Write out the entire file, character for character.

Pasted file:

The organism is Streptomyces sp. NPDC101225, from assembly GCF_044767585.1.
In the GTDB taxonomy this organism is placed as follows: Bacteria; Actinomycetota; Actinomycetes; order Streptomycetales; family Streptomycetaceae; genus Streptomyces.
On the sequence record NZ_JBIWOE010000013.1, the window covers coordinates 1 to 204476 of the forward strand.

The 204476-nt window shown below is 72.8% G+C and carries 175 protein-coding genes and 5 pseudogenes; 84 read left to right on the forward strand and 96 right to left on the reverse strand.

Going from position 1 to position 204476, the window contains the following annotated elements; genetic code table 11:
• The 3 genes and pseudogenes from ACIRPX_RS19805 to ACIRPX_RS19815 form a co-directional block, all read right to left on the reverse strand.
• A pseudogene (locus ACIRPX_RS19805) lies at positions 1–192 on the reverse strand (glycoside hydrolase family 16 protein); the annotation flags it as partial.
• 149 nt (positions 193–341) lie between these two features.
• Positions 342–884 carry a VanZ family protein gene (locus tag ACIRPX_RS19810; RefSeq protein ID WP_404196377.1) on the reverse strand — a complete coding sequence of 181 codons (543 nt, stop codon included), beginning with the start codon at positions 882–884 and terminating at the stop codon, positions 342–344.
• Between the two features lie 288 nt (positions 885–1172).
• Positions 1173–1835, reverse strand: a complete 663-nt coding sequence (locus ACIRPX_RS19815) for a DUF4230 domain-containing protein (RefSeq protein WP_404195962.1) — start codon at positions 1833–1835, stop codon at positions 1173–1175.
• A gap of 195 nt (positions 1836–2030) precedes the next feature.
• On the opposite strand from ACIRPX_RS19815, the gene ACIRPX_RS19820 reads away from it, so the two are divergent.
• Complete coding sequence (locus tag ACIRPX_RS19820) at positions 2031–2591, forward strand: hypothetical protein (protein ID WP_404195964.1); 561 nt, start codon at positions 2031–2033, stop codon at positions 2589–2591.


The organism is Streptomyces sp. NPDC101225, from assembly GCF_044767585.1.
In the GTDB taxonomy this organism is placed as follows: Bacteria; Actinomycetota; Actinomycetes; order Streptomycetales; family Streptomycetaceae; genus Streptomyces.
On the sequence record NZ_JBIWOE010000013.1, the window covers coordinates 1 to 204476 of the forward strand.

The 204476-nt window shown below is 72.8% G+C and carries 175 protein-coding genes and 5 pseudogenes; 84 read left to right on the forward strand and 96 right to left on the reverse strand.

Going from position 1 to position 204476, the window contains the following annotated elements; genetic code table 11:
• The 3 genes and pseudogenes from ACIRPX_RS19805 to ACIRPX_RS19815 form a co-directional block, all read right to left on the reverse strand.
• A pseudogene (locus ACIRPX_RS19805) lies at positions 1–192 on the reverse strand (glycoside hydrolase family 16 protein); the annotation flags it as partial.
• 149 nt (positions 193–341) lie between these two features.
• Positions 342–884 carry a VanZ family protein gene (locus tag ACIRPX_RS19810; RefSeq protein ID WP_404196377.1) on the reverse strand — a complete coding sequence of 181 codons (543 nt, stop codon included), beginning with the start codon at positions 882–884 and terminating at the stop codon, positions 342–344.
• Between the two features lie 288 nt (positions 885–1172).
• Positions 1173–1835, reverse strand: a complete 663-nt coding sequence (locus ACIRPX_RS19815) for a DUF4230 domain-containing protein (RefSeq protein WP_404195962.1) — start codon at positions 1833–1835, stop codon at positions 1173–1175.
• A gap of 195 nt (positions 1836–2030) precedes the next feature.
• On the opposite strand from ACIRPX_RS19815, the gene ACIRPX_RS19820 reads away from it, so the two are divergent.
• Complete coding sequence (locus tag ACIRPX_RS19820) at positions 2031–2591, forward strand: hypothetical protein (protein ID WP_404195964.1); 561 nt, start codon at positions 2031–2033, stop codon at positions 2589–2591.